- Marble Hill fires entire sewer department (8/23/16)5
- Ex-Southeast student gets probation for placing homemade sex video on porn site without woman's knowledge (8/24/16)13
- Bootheel lawmaker seeks probe into crop damage by illegal herbicide spraying (8/24/16)1
- The Chrome Queens (8/21/16)2
- Local private school dreams bigger, plans for new building at Sprigg and Lexington (8/22/16)
- Newsmakers 2016: Jason Bandermann (8/15/16)
- New CEO named at Wood & Huston Bank (8/21/16)
- Victims of alleged Ponzi scheme seek compensation from killer's victims (8/21/16)3
- Cape Central football team falls to state-ranked Liberty in Pixley's debut (8/20/16)
- 'Santa' suspect Moffat sentenced to 12 years for sexual abuse of girl (8/23/16)2
Lillian Gertrud Asplund, last American survivor of the Titanic, dies at age 99
BOSTON -- Lillian Gertrud Asplund, the last American survivor of the sinking of the Titanic in 1912, has died, a funeral home said Sunday. She was 99.
Asplund, who was just 5 years old, lost her father and three brothers -- including a fraternal twin -- when the "practically unsinkable" ship went down in the North Atlantic after hitting an iceberg.
She died Saturday at her home in Shrewsbury, said Ronald E. Johnson, vice president of the Nordgren Memorial Chapel in Worcester, Mass.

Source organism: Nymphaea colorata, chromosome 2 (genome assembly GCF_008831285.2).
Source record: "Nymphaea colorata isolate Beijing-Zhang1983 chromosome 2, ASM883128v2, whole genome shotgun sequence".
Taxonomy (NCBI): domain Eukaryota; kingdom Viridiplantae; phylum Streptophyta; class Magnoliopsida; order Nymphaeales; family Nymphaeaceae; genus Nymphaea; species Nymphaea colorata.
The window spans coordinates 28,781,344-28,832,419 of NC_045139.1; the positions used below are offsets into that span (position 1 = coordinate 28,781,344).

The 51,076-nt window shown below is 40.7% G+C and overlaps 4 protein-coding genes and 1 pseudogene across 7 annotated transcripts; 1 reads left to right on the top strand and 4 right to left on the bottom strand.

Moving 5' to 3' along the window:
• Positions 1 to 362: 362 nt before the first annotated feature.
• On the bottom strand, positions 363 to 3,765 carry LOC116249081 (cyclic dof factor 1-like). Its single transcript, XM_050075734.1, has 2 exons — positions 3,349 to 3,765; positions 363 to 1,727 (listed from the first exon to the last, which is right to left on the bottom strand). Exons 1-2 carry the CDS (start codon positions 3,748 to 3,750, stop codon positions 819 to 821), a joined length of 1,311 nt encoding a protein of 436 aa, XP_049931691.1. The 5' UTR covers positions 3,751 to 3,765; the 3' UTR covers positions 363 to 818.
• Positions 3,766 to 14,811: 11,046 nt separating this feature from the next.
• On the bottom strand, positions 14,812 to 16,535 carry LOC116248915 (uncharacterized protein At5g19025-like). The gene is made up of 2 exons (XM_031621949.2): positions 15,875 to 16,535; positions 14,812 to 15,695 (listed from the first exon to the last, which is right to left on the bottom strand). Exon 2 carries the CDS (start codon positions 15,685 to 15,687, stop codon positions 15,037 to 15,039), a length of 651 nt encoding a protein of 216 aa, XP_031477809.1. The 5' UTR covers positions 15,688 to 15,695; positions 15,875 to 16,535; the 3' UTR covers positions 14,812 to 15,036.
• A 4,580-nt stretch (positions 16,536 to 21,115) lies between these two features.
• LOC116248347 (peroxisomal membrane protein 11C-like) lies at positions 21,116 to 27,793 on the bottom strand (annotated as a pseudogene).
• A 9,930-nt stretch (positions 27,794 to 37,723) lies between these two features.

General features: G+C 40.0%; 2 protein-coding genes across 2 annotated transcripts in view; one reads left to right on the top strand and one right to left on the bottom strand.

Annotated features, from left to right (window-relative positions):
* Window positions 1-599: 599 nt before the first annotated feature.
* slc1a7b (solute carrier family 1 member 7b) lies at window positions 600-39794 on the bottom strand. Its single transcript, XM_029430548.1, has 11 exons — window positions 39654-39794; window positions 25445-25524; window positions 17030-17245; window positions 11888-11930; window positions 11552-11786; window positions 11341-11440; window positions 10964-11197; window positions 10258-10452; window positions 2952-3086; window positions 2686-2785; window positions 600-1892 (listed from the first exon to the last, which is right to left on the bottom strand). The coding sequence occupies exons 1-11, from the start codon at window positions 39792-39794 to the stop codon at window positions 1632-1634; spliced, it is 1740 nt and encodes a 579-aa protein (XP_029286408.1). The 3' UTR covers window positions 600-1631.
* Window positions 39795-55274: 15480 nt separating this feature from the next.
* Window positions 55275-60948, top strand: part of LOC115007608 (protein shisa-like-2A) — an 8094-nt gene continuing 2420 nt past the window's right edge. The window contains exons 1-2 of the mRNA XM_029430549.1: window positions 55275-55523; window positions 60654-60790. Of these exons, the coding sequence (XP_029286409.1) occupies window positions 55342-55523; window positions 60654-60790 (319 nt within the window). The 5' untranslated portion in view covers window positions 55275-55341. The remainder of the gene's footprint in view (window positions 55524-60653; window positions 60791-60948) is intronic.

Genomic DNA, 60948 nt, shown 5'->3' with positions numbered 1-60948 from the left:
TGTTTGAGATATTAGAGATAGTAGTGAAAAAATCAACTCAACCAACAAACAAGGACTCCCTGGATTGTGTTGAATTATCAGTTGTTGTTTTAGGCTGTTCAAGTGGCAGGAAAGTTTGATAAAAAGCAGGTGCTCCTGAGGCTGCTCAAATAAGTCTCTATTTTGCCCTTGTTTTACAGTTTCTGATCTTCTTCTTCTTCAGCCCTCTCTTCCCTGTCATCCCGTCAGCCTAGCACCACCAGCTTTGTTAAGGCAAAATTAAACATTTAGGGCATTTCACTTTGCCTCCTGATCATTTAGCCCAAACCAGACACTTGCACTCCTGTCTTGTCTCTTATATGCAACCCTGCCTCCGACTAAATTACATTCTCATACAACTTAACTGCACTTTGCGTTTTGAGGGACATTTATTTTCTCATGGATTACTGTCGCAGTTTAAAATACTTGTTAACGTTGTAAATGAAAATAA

"She went to sleep peacefully," he said.
Asplund's mother, Selma, and another brother, Felix, who was 3, also survived the Titanic sinking in the early morning of April 15, 1912.
Asplund was the last Titanic survivor with actual memories of the sinking, but she shunned publicity and rarely spoke about the events.
At least two other survivors are living, but they were too young to have memories of the disaster. Barbara Joyce West Dainton of Truro, England, was 10 months old and Elizabeth Gladys "Millvina" Dean of Southampton, England, was 2 months old.
The Asplund family had boarded the ship in Southampton, England, as third-class passengers on their way back to Worcester from their ancestral homeland, Sweden, where they had spent several years.
Asplund's mother described the sinking in an interview with the Worcester Telegram & Gazette newspaper shortly after she and her two children arrived in the city.
Selma Asplund said the family went to the Titanic's upper deck after the ship struck the iceberg.
"I could see the icebergs for a great distance around ... It was cold and the little ones were cuddling close to one another and trying to keep from under the feet of the many excited people ... My little girl, Lillie, accompanied me, and my husband said 'Go ahead, we will get into one of the other boats.' He smiled as he said it."
Because they lost all of their possessions and money, the city of Worcester held a fundraiser and a benefit concert that together brought in about $2,000 for the surviving Asplunds.
Lillian Asplund never married and worked at secretarial jobs in the Worcester area most of her life. She retired early to care for her mother, who was described as having never gotten over the tragedy.
Selma Asplund died on the 52nd anniversary of the sinking in 1964 at age 91. Felix Asplund died on March 1, 1983, at age 73.
A memorial service will be held Wednesday, Johnson said.